It seems an oxymoron to say that poet Jennifer Clark beautifully describes the conflict faced by the victim of domestic abuse in, “Not a fast runner, I consider other ways to escape this relationship.” But her scene setting, visual and auditory references, as well as metaphors, are so strong, the reader is drawn into the narrator’s dilemma.
I chose this piece from our June 2018 issue as my “Staff Pick” not only because it is so artfully written but because it also illustrates the difficulty of leaving an abusive or toxic relationship. I saw this dilemma firsthand during a college internship at the U.S. Attorney’s office in D.C. doing intake interviews for victims of domestic violence. I saw it again, many years later working as a Child Advocacy Lawyer for the D.C. Volunteer Lawyers Project.
For ease in writing and reading my comments, I will refer to the narrator or protagonist in the poem as “she” and the antagonist as “he,” fully recognizing that there is no gender distinction between abusers and victims.
In the first line of the poem, the reader learns the narrator has built something of a life with the antagonist when she says she plays “dead, like a ‘possum [i]n the den, we have built…” We see her on the “mossy” couch, playing possum but tense with fear as the antagonist throws a lamp and “darkness crashes.” The den is a metaphor for their relationship—the thing they’ve built that now confines her.
Her inability to take action is illustrated in lying on the “mossy” couch and brings to mind the adage “a rolling stone gathers no moss.” She is stuck, even as she says, “I pretend to be blind to the rubble of us.” But she’s aware, thinking and dreaming, in a constant internal conversation about leaving, and the treacherousness in so doing,
The languid language in the poem belies the violence in the house. (“I wait on the mossy couch for you to grow bored.” “I feign no interest in the lamp you throw across the room.” “I could shamble out the door.”)
First she compares herself to possums, which when “[t]rapped in a maze…find their way out better than rats.” Possums play dead. But I note, they also have a protein in their blood known to detoxify a number of poisons, including venom found in snakes. And notice she discusses “rats” rather than mice in the maze, rats being a more appropriate metaphor for the abuser.
Knowing that the possum can find its way out of a maze better than a rat, gives the reader hope for her. She will find her way out. She is smarter than the rat with whom she is living. But later her self-doubt shows. She recalls that possums live up to eight years in captivity but only two in the wild.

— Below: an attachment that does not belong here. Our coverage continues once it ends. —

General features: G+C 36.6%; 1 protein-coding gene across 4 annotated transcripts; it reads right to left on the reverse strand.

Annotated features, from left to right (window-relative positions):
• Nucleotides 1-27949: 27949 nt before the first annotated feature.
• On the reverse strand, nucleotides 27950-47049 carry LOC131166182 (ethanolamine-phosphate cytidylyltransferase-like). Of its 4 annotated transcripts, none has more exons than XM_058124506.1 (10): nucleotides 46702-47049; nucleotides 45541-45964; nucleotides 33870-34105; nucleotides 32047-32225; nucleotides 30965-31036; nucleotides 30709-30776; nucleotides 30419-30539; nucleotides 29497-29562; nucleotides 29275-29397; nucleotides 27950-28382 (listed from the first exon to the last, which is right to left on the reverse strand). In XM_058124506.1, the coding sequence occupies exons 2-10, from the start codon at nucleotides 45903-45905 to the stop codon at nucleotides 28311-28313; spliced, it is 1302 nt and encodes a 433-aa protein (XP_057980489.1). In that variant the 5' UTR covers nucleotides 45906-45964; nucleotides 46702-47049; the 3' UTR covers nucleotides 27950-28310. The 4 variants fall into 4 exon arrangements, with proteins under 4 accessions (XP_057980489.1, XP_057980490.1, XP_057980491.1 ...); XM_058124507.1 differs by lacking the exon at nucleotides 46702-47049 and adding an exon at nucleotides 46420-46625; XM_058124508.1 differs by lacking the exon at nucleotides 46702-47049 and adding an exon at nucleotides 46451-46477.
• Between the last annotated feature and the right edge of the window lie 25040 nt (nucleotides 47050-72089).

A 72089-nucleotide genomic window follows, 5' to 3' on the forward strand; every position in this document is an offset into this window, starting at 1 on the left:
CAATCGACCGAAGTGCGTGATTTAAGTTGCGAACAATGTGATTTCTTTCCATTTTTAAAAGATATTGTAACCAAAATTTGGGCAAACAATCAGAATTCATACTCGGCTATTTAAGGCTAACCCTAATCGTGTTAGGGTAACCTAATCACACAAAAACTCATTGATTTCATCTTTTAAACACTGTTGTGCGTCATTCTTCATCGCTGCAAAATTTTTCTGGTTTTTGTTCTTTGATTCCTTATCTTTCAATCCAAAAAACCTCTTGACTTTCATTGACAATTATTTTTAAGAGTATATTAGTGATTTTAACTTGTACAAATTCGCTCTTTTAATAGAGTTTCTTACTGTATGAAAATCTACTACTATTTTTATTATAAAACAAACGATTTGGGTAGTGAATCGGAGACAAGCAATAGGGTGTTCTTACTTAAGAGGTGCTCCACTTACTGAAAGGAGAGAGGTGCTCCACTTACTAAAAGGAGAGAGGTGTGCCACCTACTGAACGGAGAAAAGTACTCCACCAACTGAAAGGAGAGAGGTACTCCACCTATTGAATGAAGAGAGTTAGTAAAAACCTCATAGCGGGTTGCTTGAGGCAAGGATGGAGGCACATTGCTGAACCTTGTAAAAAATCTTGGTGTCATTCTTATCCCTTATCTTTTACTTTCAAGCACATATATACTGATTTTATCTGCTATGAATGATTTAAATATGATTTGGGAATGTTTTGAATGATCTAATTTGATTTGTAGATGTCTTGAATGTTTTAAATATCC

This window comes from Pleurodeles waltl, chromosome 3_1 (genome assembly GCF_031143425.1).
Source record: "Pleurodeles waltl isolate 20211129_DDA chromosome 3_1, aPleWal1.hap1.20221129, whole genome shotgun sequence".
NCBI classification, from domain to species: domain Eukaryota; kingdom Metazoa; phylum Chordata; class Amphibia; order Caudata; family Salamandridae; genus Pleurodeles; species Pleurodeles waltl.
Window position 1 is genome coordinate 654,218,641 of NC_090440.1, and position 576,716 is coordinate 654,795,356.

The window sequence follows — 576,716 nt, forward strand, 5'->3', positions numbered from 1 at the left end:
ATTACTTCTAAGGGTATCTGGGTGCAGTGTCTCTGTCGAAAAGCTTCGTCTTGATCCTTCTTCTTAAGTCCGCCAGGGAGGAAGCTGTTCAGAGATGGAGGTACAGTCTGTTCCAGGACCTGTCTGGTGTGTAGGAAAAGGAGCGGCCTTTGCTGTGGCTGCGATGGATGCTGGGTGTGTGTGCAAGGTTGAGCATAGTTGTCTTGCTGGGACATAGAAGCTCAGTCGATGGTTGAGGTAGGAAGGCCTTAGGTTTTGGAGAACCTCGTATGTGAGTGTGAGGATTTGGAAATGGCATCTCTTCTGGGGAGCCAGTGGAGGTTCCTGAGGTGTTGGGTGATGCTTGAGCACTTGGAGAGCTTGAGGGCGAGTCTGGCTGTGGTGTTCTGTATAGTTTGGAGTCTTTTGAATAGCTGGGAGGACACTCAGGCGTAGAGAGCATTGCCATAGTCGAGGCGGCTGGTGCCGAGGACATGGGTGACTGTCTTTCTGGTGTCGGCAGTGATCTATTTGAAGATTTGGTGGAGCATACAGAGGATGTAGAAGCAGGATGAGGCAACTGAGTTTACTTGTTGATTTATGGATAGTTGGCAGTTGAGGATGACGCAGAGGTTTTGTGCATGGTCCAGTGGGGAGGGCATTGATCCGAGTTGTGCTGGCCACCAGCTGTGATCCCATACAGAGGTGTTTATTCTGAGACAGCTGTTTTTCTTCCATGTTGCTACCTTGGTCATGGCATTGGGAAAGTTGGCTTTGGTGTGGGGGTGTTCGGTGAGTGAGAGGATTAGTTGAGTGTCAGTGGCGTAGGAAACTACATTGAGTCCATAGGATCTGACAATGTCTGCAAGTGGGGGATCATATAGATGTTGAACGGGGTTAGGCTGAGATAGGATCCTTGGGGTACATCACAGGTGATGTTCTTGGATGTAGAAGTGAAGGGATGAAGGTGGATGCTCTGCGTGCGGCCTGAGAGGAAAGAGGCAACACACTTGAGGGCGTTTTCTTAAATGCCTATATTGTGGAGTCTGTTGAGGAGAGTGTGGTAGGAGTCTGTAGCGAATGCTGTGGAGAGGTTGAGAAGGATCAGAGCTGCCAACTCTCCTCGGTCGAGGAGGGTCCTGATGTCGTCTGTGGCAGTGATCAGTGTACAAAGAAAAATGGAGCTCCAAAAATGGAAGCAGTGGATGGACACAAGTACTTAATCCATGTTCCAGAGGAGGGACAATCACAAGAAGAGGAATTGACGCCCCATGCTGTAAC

She dreams she’s a dragonfly nymph who survives underwater for six years. When the time is right, it flies away. But then she recalls that dragonflies only live two months after fully formed.
She’s conflicted—should she stay or should she go? She faces the dilemma of the dangerous status quo or the risk of the unknown. The reader hopes that she will bravely “shamble out the door.”
Lastly, she compares herself to a bandicoot, an Australasian and New Guinea marsupial with a backwards-facing pouch that she says can shield her “from debris you fling my way.”
Research on bandicoots indicates some of the species are endangered and all are in decline. She too is endangered. She may become extinct.
Her internal conflict—whether to stay or go, the references she makes to animals who die sooner in the wild, illustrates the increased risk the abused face upon leaving their abusers. Experts say the most dangerous time for victims is when they actually get up the courage and leave. The abuser realizes he or she is no longer in control and resorts to even greater violence. News headlines recount this reality. That is why a well-designed plan to leave an abusive relationship and having a safe place to go are vital to victims.
She wants to leave, go “against gravity,” slide away from the thing that is keeping her down. But she refers to leaving as “the honorable thing to do” rather than the life saving thing to do. The manipulative pull in an abusive relationship is strong, strong as gravity. But her last two lines give the reader hope she just might find her way out.
“I blink my eyes, stretch opposable thumbs, and rise.
I am a seed in search of a pouch.”
And I pray she will find that pouch to carry her to safety so she can survive and grow, just as I prayed for the victims I met.